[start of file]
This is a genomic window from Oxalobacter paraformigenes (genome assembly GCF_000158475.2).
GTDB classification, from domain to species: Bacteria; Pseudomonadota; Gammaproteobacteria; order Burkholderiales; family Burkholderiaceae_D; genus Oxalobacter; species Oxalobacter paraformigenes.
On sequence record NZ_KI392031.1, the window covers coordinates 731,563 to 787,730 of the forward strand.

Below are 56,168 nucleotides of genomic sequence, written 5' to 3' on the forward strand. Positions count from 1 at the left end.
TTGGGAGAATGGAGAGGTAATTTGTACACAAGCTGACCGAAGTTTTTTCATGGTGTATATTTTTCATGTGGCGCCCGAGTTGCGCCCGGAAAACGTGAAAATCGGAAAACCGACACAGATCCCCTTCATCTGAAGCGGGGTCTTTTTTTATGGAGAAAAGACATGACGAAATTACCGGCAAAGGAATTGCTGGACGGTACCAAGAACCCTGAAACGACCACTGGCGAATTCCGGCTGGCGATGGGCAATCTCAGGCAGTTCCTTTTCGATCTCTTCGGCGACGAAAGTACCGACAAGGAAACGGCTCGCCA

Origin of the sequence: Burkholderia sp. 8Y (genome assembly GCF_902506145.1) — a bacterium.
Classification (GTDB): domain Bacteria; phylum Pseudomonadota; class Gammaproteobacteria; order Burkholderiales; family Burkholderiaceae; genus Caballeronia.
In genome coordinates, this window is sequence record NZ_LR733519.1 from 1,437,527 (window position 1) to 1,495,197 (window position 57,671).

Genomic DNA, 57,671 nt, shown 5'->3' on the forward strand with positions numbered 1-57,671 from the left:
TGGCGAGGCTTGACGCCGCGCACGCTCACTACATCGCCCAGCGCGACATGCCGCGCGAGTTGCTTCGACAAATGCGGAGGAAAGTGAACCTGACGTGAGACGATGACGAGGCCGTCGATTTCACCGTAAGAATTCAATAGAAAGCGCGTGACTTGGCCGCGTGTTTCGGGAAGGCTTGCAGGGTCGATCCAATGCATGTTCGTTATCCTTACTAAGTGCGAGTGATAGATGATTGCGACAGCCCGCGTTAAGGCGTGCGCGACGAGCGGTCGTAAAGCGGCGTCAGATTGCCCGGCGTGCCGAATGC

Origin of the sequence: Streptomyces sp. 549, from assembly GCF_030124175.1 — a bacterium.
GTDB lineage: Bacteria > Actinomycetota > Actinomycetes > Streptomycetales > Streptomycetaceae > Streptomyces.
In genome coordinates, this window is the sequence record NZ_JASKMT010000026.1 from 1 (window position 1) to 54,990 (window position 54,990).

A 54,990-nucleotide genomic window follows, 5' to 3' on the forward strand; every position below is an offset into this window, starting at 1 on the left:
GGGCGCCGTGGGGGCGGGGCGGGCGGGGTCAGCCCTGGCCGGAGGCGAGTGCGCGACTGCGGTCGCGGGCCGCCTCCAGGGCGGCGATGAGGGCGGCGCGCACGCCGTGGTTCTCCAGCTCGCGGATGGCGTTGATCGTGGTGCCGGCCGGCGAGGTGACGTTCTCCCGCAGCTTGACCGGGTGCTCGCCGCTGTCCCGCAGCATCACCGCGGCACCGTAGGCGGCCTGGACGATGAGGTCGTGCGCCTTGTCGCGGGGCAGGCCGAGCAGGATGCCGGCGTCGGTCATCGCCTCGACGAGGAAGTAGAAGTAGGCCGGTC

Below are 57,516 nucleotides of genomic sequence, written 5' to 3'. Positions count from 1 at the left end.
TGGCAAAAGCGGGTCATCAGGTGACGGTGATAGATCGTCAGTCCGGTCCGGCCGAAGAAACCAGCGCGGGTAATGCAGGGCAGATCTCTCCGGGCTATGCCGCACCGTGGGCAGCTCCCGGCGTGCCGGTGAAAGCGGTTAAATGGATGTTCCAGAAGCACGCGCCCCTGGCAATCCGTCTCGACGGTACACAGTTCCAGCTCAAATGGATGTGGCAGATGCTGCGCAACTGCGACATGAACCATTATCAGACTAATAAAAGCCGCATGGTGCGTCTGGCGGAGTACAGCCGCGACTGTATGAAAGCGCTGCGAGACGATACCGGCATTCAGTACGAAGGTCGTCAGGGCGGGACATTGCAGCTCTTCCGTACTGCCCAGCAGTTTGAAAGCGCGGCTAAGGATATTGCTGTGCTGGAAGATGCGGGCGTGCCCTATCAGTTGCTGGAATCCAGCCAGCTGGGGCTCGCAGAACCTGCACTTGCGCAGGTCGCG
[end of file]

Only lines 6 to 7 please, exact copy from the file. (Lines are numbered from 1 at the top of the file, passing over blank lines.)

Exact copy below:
Origin of the sequence: Burkholderia sp. 8Y (genome assembly GCF_902506145.1) — a bacterium.
Classification (GTDB): domain Bacteria; phylum Pseudomonadota; class Gammaproteobacteria; order Burkholderiales; family Burkholderiaceae; genus Caballeronia.